She’d have died at the bridge, I know
She lived to be a lady old
My amazing Grandma Flo


(C) Dean Parsons. 2017.





Psychological Abuse in Law

Here in the UK, at the end of 2015, a landmark new law came into effect that criminalises the act of Psychological Abuse perpetrated against a Spouse, Partner or Family Member.  This is a major step forward in addressing the broader problem of Domestic Abuse where, historically, Domestic Abuse was only considered to be physical abuse and violence.  This change in law recognises that Domestic Abuse includes isolating a person, controlling them, creating structures that lead to degrading, dehumanising and humiliating the person or threatening to expose a private or personal aspect relating to the person.  This law is part of the Serious Crime Bill.

I would describe Psychological Abuse as an abuse that may have either an intentional or an unintentional cause; namely the behaviour of another person or people, culture or institution.  I would describe Psychological Abuse also by its effect upon the person or people who experience the effect; the victim/s.  The effects are largely emotional, though can also be neurological; with cognitive functioning potentially becoming disordered or adversely affected by trauma as a consequence.  Physical health can be adversely affected, too, as a consequence of the emotional and neurological impact.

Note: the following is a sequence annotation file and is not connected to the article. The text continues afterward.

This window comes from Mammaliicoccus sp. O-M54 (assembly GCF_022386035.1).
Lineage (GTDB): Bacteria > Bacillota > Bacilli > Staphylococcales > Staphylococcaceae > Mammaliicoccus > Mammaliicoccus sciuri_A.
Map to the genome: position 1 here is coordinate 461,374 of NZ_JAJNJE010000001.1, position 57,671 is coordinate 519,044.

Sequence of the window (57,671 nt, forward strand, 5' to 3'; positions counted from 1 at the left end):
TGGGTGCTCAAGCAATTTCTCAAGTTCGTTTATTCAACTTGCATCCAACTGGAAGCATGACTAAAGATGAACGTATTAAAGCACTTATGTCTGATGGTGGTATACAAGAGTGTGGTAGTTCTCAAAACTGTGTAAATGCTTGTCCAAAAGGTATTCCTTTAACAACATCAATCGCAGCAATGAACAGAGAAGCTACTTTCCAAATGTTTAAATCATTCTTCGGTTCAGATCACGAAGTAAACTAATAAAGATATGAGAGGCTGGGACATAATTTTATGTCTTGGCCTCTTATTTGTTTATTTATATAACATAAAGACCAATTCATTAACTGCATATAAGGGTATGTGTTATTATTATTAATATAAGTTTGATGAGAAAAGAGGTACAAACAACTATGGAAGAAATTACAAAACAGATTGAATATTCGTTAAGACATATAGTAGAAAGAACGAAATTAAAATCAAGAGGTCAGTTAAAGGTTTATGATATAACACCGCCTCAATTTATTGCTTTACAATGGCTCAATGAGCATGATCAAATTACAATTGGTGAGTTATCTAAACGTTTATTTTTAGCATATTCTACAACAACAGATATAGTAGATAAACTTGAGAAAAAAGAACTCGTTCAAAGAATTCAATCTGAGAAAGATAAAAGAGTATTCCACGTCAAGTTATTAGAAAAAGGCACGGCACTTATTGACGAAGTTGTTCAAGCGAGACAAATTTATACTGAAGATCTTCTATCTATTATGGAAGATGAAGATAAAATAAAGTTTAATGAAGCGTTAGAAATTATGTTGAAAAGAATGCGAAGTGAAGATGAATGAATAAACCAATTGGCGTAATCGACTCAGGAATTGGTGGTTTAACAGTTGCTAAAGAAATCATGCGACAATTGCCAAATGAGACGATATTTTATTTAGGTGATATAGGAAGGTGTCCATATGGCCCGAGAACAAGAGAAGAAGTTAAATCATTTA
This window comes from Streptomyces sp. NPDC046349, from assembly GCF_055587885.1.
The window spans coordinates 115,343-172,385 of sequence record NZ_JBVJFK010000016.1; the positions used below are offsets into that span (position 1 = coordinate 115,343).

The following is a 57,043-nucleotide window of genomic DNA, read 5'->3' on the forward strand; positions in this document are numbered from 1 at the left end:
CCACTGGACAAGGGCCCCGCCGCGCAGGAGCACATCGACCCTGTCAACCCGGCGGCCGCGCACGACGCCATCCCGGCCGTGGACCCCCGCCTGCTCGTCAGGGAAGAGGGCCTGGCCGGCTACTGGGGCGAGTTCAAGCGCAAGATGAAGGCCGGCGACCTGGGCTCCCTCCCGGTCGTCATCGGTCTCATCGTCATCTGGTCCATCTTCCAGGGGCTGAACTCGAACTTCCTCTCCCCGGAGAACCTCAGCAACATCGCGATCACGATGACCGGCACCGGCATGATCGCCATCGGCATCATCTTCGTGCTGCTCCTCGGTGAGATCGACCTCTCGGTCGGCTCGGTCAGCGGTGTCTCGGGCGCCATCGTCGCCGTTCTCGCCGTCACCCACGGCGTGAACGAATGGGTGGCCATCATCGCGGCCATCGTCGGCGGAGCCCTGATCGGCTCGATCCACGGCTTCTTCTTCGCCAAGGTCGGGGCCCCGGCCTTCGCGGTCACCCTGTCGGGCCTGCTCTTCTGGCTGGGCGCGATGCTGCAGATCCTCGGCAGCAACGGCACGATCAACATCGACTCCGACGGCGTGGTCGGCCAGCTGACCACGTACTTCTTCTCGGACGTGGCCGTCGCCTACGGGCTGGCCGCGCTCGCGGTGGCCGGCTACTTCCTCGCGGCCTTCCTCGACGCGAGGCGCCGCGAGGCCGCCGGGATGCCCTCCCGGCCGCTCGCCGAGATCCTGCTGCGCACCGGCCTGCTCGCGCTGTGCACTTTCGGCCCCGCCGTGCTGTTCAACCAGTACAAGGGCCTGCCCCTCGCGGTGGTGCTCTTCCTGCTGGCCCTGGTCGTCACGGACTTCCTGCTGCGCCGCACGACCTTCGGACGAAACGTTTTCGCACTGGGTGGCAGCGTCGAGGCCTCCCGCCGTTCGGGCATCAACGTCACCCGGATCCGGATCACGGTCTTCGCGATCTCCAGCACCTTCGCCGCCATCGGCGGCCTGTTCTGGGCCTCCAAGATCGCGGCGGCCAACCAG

How a person experiences their physicality and physical world may also be affected; for Psychological Abuse can come in the form of physical threats such as written threat and intimidation, ostracisation, exclusion, alienation and other bullying tactics or there may be an illness or physical symptoms that accompany the emotional or neurological effect.  I believe that Psychological Abuse often involves an element of misuse of ‘power’ by the perpetrating person / people, culture or institution; the aim, where there is intent, being to hold power over the victim, in some form.  This includes the element of control.